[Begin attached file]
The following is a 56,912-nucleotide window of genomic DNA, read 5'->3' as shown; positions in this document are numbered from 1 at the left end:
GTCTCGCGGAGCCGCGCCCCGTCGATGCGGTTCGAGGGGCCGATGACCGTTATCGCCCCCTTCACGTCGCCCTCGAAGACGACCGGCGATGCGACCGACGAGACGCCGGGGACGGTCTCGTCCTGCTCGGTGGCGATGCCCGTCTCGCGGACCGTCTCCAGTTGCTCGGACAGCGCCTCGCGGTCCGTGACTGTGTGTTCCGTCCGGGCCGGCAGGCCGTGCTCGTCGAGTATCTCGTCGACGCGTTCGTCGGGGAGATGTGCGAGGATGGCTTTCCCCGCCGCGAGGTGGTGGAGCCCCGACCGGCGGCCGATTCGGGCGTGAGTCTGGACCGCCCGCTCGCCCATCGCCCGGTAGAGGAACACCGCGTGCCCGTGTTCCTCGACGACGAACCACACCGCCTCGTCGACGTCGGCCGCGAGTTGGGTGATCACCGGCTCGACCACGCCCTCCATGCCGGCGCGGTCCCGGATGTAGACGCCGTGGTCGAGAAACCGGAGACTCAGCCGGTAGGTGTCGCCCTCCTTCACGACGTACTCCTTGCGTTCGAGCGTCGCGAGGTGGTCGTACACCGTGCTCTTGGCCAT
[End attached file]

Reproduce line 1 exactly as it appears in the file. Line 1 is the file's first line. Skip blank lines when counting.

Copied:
The following is a 56,912-nucleotide window of genomic DNA, read 5'->3' as shown; positions in this document are numbered from 1 at the left end: